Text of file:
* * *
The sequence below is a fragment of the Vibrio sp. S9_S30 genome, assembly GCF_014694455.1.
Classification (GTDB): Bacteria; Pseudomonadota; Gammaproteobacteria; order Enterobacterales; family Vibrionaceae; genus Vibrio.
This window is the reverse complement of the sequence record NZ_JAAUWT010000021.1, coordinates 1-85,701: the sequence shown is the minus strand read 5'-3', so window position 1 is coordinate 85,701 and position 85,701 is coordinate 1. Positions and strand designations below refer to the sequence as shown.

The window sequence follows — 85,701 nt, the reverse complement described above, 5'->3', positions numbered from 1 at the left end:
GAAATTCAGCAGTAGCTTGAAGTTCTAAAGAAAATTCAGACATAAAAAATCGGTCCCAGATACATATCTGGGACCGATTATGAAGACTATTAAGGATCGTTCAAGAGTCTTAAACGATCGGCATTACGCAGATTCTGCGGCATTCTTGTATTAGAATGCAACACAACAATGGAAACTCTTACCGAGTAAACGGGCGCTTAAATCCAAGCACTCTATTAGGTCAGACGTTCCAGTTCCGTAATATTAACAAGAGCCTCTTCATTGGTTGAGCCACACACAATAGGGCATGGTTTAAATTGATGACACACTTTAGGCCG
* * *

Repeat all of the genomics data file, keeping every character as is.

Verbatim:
The sequence below is a fragment of the Vibrio sp. S9_S30 genome, assembly GCF_014694455.1.
Classification (GTDB): Bacteria; Pseudomonadota; Gammaproteobacteria; order Enterobacterales; family Vibrionaceae; genus Vibrio.
This window is the reverse complement of the sequence record NZ_JAAUWT010000021.1, coordinates 1-85,701: the sequence shown is the minus strand read 5'-3', so window position 1 is coordinate 85,701 and position 85,701 is coordinate 1. Positions and strand designations below refer to the sequence as shown.

The window sequence follows — 85,701 nt, the reverse complement described above, 5'->3', positions numbered from 1 at the left end:
GAAATTCAGCAGTAGCTTGAAGTTCTAAAGAAAATTCAGACATAAAAAATCGGTCCCAGATACATATCTGGGACCGATTATGAAGACTATTAAGGATCGTTCAAGAGTCTTAAACGATCGGCATTACGCAGATTCTGCGGCATTCTTGTATTAGAATGCAACACAACAATGGAAACTCTTACCGAGTAAACGGGCGCTTAAATCCAAGCACTCTATTAGGTCAGACGTTCCAGTTCCGTAATATTAACAAGAGCCTCTTCATTGGTTGAGCCACACACAATAGGGCATGGTTTAAATTGATGACACACTTTAGGCCG